have come originally from Crete (i. 173). Cf. the feathered headdress worn by the 
figures depicted on an Assyrian relief from Kuyunjik of the seventh century B.C. : 
Layard, Monuments of Nineveh, 2nd Series, Plate 44. Herodotus also btates that the 
Carians came to the mainland from the islands, and were originally subjects of King 
Minos (i. 171 ; cf. also Strabo, xiv. 2, 27), and he ascribes to them, among other 
inventions borrowed by the Greeks, the fastening of crests on helmets — which, how- 
ever, were clearly quite different from the feathered skull-caps of the Lycians and 
Philistines. A head witli feathered headdress, identical with that of the Philistines, 
forms one of the pictographs upon the clay disk discovered by Pernier in the palace 
of Phaestos in Crete. The human figures included among the pictographs on this 
disk are non-Minoan in outline and costume, and the signs as a whole differ consider- 
ably from those of the Minoan signary. Whether the disk should ' be regarded as a 
record of a peaceful connexion between the Minoan lords of Phaestos and some neigh- 
bouring race enjoying a parallel form of civilization,' or as 'the record of an invading 
swarm, the destroyers perhaps of Phaestos itself,' is a question which cannot at 
present be settled. Cf. Evans, Scripta Minoa, i. pp. 22-28, with Plates xii. and xiii. 

The Aegean pottery which has been discovered at sites in Palestine which come 
within the Philistine sphere (Tell es-S;lfiyyeh, Gezer, 'Ain-sems) is of the inferior 
style called ' Late Minoan in.' i.e. belonging to the period subsequent to the destruc- 
tion of Knossos which marks the end of 'Late Minoan II.' cir. B.C. 1400. Late 
Minoan in. style, which follows immediately on Late Minoan II., was very possibly 
the inferior imitation of Minoan art already developed in south-western Asia Minor 
by the invaders of Crete, who may have been the ancestors of the Philistines. 

On the Kefti an and Philistine questions, cf. Hall in Annual of the Brit. School at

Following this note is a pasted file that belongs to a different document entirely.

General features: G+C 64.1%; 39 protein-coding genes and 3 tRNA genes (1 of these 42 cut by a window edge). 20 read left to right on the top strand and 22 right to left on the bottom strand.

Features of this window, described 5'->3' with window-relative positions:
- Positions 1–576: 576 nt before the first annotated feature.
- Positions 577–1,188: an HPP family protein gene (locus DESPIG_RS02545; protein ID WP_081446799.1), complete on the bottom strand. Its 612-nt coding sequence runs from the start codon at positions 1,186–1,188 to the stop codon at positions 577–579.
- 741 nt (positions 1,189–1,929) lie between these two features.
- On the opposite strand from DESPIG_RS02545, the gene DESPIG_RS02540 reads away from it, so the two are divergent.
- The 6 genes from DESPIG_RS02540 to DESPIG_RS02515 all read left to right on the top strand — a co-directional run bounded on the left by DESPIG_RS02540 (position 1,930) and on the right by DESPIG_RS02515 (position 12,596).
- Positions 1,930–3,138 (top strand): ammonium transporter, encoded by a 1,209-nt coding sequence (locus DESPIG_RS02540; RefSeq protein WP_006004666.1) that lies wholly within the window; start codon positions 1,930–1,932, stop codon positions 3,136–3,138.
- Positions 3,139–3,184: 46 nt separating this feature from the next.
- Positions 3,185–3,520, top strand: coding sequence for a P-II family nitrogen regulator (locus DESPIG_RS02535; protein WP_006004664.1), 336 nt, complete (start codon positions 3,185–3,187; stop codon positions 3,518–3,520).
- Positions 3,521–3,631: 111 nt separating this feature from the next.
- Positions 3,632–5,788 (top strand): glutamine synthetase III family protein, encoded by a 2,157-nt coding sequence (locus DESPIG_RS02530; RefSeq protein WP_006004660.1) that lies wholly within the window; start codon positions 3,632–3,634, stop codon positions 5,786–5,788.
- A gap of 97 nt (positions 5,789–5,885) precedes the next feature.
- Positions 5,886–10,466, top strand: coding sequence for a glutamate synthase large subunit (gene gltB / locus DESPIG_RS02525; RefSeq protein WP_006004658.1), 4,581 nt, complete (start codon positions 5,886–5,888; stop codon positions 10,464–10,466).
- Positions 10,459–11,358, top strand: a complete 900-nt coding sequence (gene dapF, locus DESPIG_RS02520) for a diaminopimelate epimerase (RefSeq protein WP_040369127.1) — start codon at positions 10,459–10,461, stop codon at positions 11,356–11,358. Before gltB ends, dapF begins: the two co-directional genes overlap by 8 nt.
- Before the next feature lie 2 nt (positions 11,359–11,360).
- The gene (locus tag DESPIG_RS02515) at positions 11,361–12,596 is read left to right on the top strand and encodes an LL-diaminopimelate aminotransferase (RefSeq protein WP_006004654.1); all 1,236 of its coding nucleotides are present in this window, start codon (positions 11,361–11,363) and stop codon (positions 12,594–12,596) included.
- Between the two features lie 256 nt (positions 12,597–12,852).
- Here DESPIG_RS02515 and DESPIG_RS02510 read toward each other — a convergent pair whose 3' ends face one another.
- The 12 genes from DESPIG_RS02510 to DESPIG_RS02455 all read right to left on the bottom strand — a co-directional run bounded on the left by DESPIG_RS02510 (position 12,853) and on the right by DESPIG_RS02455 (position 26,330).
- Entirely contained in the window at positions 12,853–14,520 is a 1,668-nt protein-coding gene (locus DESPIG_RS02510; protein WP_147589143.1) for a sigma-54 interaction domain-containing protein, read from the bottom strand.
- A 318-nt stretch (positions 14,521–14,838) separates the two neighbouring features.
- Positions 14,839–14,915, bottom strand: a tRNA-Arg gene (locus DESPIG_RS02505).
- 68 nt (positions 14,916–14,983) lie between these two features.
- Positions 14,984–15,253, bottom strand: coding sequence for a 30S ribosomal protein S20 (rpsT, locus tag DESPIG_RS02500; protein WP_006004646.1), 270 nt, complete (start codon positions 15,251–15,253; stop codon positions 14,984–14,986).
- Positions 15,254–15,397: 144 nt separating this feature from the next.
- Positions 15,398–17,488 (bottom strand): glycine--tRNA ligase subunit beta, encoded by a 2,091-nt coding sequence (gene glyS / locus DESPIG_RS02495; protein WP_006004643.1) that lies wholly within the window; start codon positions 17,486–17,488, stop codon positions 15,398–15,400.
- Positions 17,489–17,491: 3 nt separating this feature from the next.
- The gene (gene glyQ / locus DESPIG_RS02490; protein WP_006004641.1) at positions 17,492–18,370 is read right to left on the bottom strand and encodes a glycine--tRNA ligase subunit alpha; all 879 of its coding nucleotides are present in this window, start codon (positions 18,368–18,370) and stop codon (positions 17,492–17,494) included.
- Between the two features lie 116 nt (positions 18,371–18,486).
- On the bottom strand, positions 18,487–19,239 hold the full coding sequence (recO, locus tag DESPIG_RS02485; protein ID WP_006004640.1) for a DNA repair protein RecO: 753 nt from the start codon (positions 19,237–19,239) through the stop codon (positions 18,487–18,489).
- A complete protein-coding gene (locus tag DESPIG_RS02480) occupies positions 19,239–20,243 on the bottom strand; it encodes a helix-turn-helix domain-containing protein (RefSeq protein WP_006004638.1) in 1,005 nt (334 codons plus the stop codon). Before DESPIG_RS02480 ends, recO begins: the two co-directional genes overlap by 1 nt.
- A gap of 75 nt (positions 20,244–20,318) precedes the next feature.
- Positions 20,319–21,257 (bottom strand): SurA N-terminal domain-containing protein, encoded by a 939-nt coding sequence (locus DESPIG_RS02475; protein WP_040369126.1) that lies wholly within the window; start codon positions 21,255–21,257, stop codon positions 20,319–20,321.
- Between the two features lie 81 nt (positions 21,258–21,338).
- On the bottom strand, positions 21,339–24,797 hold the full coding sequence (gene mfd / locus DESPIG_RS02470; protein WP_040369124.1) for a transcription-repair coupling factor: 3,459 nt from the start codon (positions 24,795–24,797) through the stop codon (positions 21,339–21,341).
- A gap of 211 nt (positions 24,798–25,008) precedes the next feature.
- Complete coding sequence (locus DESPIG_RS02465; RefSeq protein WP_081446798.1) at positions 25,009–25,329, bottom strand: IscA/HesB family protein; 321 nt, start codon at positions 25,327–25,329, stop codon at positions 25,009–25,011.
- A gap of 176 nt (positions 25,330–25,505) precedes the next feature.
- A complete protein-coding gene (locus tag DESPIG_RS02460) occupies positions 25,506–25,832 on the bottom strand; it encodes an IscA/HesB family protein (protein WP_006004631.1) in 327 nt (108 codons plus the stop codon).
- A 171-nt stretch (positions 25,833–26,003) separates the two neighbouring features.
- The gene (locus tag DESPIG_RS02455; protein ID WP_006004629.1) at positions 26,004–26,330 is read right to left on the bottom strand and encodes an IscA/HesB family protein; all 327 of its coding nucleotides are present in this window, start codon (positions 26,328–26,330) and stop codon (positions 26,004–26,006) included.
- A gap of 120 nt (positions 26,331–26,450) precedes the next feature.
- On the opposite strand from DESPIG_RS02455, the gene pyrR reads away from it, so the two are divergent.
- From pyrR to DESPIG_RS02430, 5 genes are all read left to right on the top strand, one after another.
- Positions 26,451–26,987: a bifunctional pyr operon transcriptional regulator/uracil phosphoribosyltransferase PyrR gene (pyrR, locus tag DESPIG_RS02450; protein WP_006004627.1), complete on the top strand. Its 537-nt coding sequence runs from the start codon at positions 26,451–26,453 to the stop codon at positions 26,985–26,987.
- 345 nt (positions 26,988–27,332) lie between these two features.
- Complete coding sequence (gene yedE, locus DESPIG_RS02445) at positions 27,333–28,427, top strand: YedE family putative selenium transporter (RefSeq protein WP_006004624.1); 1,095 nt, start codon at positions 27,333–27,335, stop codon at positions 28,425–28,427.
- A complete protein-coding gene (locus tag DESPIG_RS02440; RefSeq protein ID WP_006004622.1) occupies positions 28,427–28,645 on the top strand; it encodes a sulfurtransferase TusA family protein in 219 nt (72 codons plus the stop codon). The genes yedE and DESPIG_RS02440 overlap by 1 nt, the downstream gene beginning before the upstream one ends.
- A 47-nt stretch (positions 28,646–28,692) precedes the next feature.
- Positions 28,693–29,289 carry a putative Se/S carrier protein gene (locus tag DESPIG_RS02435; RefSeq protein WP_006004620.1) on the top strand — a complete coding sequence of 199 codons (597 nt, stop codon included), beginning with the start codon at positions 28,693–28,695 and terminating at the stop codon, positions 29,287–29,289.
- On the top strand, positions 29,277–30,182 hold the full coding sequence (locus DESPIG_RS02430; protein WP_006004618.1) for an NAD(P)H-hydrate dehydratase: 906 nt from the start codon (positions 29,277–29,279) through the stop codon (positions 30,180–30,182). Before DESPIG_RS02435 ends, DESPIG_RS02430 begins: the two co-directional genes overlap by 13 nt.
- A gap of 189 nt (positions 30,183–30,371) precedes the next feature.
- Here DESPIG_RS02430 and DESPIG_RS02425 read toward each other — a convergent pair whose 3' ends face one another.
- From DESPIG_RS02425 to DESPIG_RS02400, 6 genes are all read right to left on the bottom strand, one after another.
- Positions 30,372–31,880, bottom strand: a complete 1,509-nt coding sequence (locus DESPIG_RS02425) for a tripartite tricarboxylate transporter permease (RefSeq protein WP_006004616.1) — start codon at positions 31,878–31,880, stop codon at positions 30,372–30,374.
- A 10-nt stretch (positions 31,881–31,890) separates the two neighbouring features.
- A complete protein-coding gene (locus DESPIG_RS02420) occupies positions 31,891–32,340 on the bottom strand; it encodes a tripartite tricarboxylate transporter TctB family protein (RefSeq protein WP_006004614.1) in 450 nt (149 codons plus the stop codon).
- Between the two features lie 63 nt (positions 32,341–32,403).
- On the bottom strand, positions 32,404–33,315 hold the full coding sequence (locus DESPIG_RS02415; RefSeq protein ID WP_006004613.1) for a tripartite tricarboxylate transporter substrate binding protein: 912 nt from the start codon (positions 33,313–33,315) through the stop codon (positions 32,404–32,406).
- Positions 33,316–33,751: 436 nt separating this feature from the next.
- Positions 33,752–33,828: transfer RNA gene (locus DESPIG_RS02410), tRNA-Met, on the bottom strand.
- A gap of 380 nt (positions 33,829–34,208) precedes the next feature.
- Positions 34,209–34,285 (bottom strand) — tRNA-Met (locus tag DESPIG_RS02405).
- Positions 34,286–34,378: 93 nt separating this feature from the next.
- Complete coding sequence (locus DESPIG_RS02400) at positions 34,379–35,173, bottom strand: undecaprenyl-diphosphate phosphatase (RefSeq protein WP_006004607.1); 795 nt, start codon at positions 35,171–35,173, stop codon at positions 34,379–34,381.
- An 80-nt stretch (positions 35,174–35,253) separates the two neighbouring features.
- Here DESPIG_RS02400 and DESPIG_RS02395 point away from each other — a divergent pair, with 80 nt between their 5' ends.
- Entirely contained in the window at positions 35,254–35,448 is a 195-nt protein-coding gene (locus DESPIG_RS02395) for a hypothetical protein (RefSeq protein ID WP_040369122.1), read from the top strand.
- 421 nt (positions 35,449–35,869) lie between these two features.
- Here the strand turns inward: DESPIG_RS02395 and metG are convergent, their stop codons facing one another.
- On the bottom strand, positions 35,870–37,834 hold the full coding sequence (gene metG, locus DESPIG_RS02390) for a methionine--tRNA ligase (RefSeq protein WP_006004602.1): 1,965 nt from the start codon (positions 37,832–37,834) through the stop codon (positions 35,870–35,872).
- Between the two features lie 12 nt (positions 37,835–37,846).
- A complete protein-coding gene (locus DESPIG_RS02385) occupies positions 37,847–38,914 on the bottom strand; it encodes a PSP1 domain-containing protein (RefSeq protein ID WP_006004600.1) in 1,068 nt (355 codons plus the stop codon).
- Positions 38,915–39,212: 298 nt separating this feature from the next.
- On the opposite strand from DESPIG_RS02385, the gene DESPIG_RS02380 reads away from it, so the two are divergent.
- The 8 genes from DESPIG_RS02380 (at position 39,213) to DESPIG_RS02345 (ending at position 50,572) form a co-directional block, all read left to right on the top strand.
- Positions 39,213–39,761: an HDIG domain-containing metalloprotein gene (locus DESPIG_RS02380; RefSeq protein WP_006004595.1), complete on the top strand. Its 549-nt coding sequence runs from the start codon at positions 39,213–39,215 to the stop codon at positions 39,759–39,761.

Athens, viii. (1901-2), pp. 157-188 ; NE. pp. 68-74 ; Macalister, The Philistines; their 
History and Civilization (Schweicli Lectures, l&ll, published 1914), chap. i. 


resemblance to 'Cretan,' and is so rendered by fix in Ezek. 25 16 , 

Zepli. 2 ■' ; and an allied tribe, also employed as mercenaries by the 
Judaean kings, bore the name l; -i3 Kdri (2 Sam. 20 23 KL, 2 Kgs. 

11 4 - 19 ), i.e. Carians. 

The O.T. tells us nothing as to the other sea-peoples allied with 
the Philistines ; but we gather from the narrative of the Egyptian 
Wenamon (cf. p. xcvi), that there was a Takkara settlement at Dor 
a little south of Carmel about eighty years after the invasion. It is 
possible that the Danauna may have settled on the sea-coast to the 
north of Phoenicia, where, as we learn from a letter of Abimilki of 
Tyre to Ahnaton, there was a settlement of them some 200 years 
earlier.* So late as the latter half of the 9th century B.C. Kalumu 
king of Ya'di in northern Syria was harassed by the king of the 

Danonim (D'orr "]i>D), and was obliged to hire the assistance of the 
king of Assyria } — a fact which favours the inference that this 
people is to be looked for somewhere upon the north Syrian littoral. 

After having successfully repulsed another invasion of the Libyans 
(this time in alliance with the Masawasa, a north African people 
dwelling to the west of the Libyans), which took place in his 
eleventh year, Ka'messe ill. undertook (probably within the next 
year or two) a second campaign in Syria concerning which our very 
scanty information is derived solely from pictorial reliefs. § He 
seems to have stormed and captured several fortified cities, one of 
which is described as 'in the land of Amor,' whilst another, which 
is represented as surrounded by water, is probably Kadesh. Two 
others are pictured as defended by Hittite troops, and one of these 
bears the name Eret. 

After the death of Ra'messe tti. the Twentieth Dynasty was con- 
tinued by a series of nine rulers, all of whom bore the name 
Ra'messe (iv-Xli). The total period covered by their reign was 
under 80 years (B.C. 1167-1090); and since in the whole line there 
was not one monarch possessing the slightest vigour or initiative, 
the power of the empire suffered a swift and irretrievable decline. 
Early in Ra'messe xn.'s reign we find that a Tanite noble named 
Nesubenebded has made himself ruler of the whole Delta-region, 

* Cf. Kn. 151, 11. 49 ff. Abimilki's words are, 'The King my lord has written to 
me, "What news hast thou of Cana'an ? Send me word." The king of the land of 
Danuna is dead, and his brother has become king in succession, and the land is at 
rest.' It is generally assumed that the O.T. references to the Philistines as occupying 
the maritime plain of southern Cana'an in Patriarchal times (Cen. 21 32 - 34 B, 26 J : 
cf. also Ex. 13 16 E, 15 14 J) are necessarily anachronistic ; but the fact that there were 
Danauna in Syria some two hundred years before the days of Ra'messe III. should 
give us pause before we assert this categorically, since for aught we know there may 
have been an earlier Philistine settlement just as there was an earlier Danauna settle-